The term 'particulates' includes a range of chemically and physically different material in sizes ranging from a few nanometres (millionths of a millimetre) in diameter, up to a few tens of micrometres (thousandths of a millimetre)in diameter. Smaller particles are transported through the atmosphere by turbulence. Larger particles may be suspended from the ground by the wind, and then settle under the force of gravity.
Fossil fuel combustion, in vehicles, open fires and industrial processes, produces a wide range of particle size and composition, depending on the fuel, the combustion conditions, and (for industrial processes) scrubbing of the stack gases.
Particles may be emitted directly from many industrial processes, although most of these are controlled in the U.K. by regulatory agencies. However, there are many 'open' processes such as mining and quarrying which are not so easily controlled.
Particles (e.g. from soil) may also be suspended from the ground by wind or traffic turbulence. Road sources contribute organic particles from tyres, and metal-containing particles from brake linings. Dust emissions from unpaved roads are typically 100 times greater than for paved roads.
The effects of dust on vegetation have been reviewed (Farmer, 1993). For specific effects of cement dust, fly ash, quarry dust and soot, see the separate entries in APIS.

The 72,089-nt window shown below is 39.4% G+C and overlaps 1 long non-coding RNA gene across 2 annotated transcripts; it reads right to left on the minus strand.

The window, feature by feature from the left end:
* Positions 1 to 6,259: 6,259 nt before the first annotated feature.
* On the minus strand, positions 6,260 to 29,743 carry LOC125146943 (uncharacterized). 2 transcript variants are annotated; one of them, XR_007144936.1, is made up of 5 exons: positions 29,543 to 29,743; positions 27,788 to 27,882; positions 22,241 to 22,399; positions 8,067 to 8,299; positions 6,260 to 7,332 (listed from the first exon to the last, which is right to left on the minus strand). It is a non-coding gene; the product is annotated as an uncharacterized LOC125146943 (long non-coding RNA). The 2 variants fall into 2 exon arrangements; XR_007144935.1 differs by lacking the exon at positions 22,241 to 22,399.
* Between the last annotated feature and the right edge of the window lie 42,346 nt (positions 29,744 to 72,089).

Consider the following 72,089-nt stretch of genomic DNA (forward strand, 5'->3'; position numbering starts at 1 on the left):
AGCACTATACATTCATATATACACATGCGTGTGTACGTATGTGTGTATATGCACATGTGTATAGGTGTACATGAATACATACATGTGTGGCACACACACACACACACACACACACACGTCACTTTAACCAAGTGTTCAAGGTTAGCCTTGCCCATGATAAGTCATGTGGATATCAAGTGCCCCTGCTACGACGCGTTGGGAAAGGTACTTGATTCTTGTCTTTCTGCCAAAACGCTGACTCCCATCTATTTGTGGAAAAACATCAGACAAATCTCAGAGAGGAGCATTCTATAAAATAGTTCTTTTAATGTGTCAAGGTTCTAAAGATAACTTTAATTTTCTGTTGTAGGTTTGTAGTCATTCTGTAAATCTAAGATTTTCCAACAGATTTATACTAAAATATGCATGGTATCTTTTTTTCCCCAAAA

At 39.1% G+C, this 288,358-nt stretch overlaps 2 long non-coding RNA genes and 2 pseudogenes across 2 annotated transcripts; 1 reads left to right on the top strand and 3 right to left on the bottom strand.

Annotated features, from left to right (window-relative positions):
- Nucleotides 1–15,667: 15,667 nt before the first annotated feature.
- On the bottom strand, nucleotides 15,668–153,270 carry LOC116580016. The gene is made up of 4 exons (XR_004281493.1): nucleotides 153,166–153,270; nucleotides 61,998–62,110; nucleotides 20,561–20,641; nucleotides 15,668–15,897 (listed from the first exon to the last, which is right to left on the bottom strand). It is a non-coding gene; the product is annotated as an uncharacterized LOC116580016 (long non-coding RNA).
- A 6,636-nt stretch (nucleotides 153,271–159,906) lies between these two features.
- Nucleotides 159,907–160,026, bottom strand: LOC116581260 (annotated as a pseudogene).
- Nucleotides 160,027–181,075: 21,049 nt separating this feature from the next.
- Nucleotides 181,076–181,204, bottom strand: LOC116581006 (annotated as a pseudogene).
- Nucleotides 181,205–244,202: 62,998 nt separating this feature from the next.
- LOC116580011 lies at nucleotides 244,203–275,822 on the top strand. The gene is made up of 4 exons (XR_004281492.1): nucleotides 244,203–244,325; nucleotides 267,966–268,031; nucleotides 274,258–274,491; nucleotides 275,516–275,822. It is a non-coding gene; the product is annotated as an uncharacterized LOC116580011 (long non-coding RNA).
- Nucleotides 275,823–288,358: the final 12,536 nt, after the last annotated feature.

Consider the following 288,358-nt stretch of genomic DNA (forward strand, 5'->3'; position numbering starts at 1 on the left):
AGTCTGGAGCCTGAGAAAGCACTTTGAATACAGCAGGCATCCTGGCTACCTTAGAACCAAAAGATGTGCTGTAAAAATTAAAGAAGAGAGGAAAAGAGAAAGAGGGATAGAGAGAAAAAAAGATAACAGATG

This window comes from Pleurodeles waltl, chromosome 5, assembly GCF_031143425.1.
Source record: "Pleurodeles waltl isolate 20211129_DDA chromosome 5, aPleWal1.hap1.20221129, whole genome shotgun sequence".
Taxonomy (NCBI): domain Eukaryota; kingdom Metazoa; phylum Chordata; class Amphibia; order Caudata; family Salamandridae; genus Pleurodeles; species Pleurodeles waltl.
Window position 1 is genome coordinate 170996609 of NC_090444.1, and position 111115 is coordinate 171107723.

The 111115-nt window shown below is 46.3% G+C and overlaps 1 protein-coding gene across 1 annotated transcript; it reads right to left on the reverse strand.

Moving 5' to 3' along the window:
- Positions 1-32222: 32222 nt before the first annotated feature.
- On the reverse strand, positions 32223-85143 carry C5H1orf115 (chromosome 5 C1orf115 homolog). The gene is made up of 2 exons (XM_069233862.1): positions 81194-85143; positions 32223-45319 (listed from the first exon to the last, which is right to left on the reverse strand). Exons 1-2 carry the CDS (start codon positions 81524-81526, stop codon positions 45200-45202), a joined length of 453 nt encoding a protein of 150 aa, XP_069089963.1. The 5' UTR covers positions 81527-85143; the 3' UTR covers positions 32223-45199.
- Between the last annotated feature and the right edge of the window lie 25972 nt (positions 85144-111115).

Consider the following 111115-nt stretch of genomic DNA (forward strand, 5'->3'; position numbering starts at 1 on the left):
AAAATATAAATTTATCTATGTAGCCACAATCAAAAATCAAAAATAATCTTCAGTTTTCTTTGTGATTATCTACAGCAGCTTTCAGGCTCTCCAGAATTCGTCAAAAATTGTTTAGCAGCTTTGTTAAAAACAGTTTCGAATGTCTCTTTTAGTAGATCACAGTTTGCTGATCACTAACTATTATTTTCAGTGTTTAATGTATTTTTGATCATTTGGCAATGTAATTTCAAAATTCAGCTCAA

Particulate concentrations are measured by weight per unit volume of air (SPM=suspended particulate matter). Air sampling is often restricted to a particular size range of particles, e.g. PM10 is that fraction of the SPM for which the aerodynamic diameter is less than 10 micrometre. In general, the chemical composition of SPM is not measured.
Ecosystem specific information
Woodland and hedgerows - because of their size and structure, increase air turbulence. This leads to greater deposition of particles on these vegetation typoes than on short vegetation. Trees have been suggested as environmental 'screens' around industrial sources or next to roads to remove particles especially 'dust' from the atmosphere (Freer-Smith et al., 1997).
|Critical Load/ Level|
No estimate available